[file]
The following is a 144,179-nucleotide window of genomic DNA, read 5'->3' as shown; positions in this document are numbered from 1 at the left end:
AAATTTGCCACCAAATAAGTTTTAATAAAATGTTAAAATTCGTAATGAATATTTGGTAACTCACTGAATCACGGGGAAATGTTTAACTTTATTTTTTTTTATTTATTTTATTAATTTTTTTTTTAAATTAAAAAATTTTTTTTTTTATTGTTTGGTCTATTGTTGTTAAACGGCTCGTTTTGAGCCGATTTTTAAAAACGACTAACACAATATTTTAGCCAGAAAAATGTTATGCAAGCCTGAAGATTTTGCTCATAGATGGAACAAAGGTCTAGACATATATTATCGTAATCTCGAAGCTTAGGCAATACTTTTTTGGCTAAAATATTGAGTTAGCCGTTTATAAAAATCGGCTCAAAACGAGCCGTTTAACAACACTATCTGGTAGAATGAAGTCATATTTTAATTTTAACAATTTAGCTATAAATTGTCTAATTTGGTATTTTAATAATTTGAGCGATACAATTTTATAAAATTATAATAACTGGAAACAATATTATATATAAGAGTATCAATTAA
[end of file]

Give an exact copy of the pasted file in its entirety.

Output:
The following is a 144,179-nucleotide window of genomic DNA, read 5'->3' as shown; positions in this document are numbered from 1 at the left end:
AAATTTGCCACCAAATAAGTTTTAATAAAATGTTAAAATTCGTAATGAATATTTGGTAACTCACTGAATCACGGGGAAATGTTTAACTTTATTTTTTTTTATTTATTTTATTAATTTTTTTTTTAAATTAAAAAATTTTTTTTTTTATTGTTTGGTCTATTGTTGTTAAACGGCTCGTTTTGAGCCGATTTTTAAAAACGACTAACACAATATTTTAGCCAGAAAAATGTTATGCAAGCCTGAAGATTTTGCTCATAGATGGAACAAAGGTCTAGACATATATTATCGTAATCTCGAAGCTTAGGCAATACTTTTTTGGCTAAAATATTGAGTTAGCCGTTTATAAAAATCGGCTCAAAACGAGCCGTTTAACAACACTATCTGGTAGAATGAAGTCATATTTTAATTTTAACAATTTAGCTATAAATTGTCTAATTTGGTATTTTAATAATTTGAGCGATACAATTTTATAAAATTATAATAACTGGAAACAATATTATATATAAGAGTATCAATTAA